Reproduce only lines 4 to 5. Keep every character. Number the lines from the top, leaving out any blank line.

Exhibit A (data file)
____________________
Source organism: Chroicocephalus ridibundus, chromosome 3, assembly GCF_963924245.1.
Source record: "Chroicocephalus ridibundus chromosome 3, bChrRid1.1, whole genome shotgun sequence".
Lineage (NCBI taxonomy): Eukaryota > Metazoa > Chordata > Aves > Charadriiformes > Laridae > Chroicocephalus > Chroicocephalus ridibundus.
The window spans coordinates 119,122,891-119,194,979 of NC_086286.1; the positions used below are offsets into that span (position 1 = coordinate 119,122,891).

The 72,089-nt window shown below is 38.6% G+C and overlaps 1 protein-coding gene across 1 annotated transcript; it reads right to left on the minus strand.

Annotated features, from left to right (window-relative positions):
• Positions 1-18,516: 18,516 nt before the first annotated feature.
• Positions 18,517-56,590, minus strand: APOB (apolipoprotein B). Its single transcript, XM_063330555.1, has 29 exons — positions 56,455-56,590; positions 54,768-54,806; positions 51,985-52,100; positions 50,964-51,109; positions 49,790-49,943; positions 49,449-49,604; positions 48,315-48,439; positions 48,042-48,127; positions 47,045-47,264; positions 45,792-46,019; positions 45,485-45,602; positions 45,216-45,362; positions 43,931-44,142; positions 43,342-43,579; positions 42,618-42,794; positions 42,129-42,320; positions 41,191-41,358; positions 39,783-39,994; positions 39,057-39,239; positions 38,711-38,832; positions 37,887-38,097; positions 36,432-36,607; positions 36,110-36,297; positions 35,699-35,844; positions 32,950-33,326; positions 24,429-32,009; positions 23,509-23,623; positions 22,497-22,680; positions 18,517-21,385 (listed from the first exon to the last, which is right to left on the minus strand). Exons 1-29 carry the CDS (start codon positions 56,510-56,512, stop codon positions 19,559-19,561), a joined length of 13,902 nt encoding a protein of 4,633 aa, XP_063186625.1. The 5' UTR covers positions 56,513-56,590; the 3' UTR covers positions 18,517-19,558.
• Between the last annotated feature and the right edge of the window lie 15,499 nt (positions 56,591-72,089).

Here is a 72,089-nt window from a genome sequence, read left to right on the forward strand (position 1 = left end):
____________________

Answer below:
The window spans coordinates 119,122,891-119,194,979 of NC_086286.1; the positions used below are offsets into that span (position 1 = coordinate 119,122,891).

The 72,089-nt window shown below is 38.6% G+C and overlaps 1 protein-coding gene across 1 annotated transcript; it reads right to left on the minus strand.